The Black Hawk WaróReconstructing "Stillman's Run"
by Jennifer Erbach
Students will compare several eyewitness accounts of Stillman's Run, and discuss how a historian might use them.
Students will act as historians and try to reconstruct what happened during Stillman's Run from the eyewitness accounts.
Prior to the lesson, divide the class into three groups. Each group will be given one of the following testimonies concerning what happened during "Stillman's Run."
- Group 1: Testimony of Major Stillman
- Group 2: Testimony of Black Hawk
- Group 3: Testimony of Elijah Kilbourne
Students should read their assigned account and come to class with an outline of what happened according to their author.Introduction:Part I:
Outline the Black Hawk War to give students a general idea of where the war took place, why it was fought, its major battles, and ultimate outcome. Note: go into little or no detail about the "Stillman's Run" incident.Part II:
Have the students get out the outlines that they did for homework. Ask the students from Group 1 to tell you what happened during "Stillman's Run." (This should provoke a reaction from Group 2, since their version is very different.) Then ask Group 2 to give their version of what happened, followed by Group 3. Clearly, there is a discrepancy among the accounts, particularly between Stillman and Black Hawk's versions.Part III:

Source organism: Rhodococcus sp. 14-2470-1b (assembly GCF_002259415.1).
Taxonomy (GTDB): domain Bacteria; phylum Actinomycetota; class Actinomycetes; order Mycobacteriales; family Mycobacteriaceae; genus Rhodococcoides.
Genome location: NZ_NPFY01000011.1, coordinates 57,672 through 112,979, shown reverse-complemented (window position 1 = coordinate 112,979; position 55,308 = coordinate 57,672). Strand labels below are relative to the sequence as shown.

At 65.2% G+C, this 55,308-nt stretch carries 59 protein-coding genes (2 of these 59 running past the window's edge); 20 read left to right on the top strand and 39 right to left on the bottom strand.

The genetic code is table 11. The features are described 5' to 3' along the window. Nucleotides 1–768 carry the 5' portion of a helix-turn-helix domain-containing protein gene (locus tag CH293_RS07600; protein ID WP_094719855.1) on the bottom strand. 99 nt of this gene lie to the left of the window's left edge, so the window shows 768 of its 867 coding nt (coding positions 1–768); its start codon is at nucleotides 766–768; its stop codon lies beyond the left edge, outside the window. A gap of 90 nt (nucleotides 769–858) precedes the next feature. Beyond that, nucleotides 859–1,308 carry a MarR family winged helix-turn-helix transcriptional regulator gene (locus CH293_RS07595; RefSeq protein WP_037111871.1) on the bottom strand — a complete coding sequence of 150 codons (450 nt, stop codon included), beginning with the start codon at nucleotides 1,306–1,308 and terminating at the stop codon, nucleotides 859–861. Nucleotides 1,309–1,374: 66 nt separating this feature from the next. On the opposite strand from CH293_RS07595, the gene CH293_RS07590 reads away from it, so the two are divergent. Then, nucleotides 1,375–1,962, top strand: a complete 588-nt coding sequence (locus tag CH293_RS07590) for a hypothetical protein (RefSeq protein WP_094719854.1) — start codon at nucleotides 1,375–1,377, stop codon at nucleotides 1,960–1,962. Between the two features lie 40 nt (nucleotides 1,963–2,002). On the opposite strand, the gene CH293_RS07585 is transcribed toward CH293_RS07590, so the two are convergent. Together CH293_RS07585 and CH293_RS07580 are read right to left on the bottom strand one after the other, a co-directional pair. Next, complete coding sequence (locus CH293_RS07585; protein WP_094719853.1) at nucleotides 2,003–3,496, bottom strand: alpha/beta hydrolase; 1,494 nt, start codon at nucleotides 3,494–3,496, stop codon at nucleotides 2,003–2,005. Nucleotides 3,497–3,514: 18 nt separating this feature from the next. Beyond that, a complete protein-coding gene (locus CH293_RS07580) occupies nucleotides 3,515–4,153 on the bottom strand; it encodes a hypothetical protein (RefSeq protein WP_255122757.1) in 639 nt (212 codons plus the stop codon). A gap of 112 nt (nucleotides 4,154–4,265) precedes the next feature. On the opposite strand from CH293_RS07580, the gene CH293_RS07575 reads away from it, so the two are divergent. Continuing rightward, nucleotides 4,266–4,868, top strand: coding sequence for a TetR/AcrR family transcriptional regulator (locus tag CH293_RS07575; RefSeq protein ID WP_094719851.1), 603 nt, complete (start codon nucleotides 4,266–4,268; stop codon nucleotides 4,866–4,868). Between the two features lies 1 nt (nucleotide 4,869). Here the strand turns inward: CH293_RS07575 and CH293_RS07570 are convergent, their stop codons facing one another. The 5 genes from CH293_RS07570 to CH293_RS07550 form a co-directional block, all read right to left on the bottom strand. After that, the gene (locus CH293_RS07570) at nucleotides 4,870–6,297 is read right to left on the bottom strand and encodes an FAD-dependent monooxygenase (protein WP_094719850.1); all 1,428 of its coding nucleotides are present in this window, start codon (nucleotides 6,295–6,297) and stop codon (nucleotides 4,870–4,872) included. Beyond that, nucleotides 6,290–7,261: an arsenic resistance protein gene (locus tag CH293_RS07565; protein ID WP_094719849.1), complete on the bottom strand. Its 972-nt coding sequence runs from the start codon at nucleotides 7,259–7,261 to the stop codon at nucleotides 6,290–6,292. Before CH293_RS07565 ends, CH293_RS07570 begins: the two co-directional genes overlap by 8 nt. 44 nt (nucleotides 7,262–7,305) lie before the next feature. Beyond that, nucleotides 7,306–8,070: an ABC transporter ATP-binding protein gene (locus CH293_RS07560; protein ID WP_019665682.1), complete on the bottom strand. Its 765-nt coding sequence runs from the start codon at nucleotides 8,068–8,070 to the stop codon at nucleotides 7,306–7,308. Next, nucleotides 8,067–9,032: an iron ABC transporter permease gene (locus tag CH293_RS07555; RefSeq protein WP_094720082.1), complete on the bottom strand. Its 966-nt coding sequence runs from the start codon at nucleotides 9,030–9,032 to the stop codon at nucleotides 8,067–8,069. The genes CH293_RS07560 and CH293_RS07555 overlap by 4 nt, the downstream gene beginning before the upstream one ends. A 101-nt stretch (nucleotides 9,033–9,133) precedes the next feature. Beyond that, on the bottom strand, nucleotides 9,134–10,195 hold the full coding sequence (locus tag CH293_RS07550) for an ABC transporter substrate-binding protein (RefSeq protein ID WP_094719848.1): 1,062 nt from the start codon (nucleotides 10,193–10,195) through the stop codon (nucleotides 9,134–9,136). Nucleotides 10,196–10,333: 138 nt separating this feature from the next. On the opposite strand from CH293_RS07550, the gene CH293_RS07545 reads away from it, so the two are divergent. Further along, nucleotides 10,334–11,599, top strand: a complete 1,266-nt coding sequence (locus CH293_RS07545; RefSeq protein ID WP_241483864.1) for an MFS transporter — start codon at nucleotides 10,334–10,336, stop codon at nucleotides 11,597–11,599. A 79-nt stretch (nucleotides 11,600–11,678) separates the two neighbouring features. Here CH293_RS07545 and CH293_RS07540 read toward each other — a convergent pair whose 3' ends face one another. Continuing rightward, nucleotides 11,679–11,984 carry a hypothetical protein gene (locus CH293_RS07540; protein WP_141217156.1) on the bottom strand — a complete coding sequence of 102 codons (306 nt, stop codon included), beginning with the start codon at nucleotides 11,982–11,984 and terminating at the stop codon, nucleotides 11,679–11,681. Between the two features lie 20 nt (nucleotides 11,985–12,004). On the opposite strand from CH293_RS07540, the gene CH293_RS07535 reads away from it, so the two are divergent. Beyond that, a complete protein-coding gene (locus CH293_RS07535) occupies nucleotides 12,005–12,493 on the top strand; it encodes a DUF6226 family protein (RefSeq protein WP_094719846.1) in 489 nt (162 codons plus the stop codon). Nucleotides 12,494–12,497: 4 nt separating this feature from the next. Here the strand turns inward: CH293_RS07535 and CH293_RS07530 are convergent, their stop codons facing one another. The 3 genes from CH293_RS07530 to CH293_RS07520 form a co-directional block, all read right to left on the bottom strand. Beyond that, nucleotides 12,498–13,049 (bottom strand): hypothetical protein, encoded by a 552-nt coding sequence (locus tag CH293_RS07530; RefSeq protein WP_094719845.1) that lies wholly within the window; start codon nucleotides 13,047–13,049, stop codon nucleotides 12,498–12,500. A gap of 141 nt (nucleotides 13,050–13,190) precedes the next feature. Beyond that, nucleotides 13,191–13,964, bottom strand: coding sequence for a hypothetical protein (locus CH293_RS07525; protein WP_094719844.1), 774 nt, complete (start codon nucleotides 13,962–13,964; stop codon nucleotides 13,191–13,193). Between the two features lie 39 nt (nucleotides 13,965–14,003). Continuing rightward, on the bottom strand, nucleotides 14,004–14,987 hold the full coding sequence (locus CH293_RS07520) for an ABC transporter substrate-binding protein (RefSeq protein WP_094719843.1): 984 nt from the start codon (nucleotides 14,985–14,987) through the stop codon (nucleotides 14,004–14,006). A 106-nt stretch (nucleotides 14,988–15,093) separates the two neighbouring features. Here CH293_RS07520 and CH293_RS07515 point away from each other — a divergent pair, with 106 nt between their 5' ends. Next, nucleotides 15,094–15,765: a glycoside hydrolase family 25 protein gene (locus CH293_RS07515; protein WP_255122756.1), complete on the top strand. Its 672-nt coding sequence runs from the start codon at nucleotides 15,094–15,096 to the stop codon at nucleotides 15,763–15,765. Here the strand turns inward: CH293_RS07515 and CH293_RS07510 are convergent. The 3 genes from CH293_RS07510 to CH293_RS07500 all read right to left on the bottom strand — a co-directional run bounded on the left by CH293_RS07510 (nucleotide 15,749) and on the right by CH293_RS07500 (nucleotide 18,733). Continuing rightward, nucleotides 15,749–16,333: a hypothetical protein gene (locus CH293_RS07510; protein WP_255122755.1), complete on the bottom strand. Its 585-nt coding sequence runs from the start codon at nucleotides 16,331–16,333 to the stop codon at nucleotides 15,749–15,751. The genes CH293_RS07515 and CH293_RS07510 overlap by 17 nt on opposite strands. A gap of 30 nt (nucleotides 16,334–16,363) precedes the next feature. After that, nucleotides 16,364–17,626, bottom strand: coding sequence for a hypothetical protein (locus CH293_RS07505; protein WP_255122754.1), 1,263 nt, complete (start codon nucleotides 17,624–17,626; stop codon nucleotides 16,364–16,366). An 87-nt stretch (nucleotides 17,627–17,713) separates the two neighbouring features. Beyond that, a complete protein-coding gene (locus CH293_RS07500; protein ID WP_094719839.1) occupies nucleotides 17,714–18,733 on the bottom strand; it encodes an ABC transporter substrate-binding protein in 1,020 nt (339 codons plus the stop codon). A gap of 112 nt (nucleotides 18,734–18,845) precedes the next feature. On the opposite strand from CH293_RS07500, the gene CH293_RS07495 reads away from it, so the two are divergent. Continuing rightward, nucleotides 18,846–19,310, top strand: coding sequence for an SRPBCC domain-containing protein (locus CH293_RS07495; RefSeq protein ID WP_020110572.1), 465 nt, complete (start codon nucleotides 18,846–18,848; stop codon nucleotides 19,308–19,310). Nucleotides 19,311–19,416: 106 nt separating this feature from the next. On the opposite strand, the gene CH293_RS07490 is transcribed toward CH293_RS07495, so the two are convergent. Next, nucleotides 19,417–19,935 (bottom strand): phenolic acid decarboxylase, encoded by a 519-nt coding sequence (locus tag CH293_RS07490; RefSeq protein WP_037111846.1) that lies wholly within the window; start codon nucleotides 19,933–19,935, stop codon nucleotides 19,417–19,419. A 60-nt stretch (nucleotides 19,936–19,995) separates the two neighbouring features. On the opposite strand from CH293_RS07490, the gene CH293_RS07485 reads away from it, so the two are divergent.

In order to try and figure out what actually happened during the incident known as "Stillman's Run" we're going to have to examine the evidence (in this case, the three eyewitness testimonies) as a historian would. Put the students into teams of 3--one member from each homework group.
In the teams, evaluate the three testimonies, using the following discussion questions:
- Where do these accounts agree? Where do they contradict each other? Do any of the accounts seem to be exceptionally different from the rest?
- From what perspective are the events being considered in each account? How might this affect what information the account gives?
- Consider the audience to whom each man was giving his account. How might this have affected their story?
- Where else could you look for evidence of what really happened during "Stillman's Run?"Notes for the Instructor:
Having examined the testimonies, what conclusions can you draw about what happened at the Battle of Stillman's Run? Using the testimonies, try to piece together an accurate account of the events that took place on the night of May 14, 1832. Be sure to support your conclusions!
State Standards Addressed: 16.A.4b Compare competing historical interpretations of an event. 16.A.5a Analyze historical and contemporary developments using methods of historical inquiry (pose questions, collect and analyze data, make and support inferences with evidence, report findings).
- Time required for this lesson should be less than two 40-50 minute class periods.
- Look in the "Interpretive Materials" section of Lincoln/Net's Black Hawk War page for information on the [Background] to the war and the [Conflict of 1832].
- The State Historical Society of Wisconsin provides a similar lesson plan and some good discussion questions using the Battles of Bad Axe and Wisconsin Heights. Teachers may wish to access this lesson plan at: http://www.wisconsinhistory.org/oss/lessons/secondary/blackhawk.htm
©Copyright 2002 Abraham Lincoln Historical Digitization Project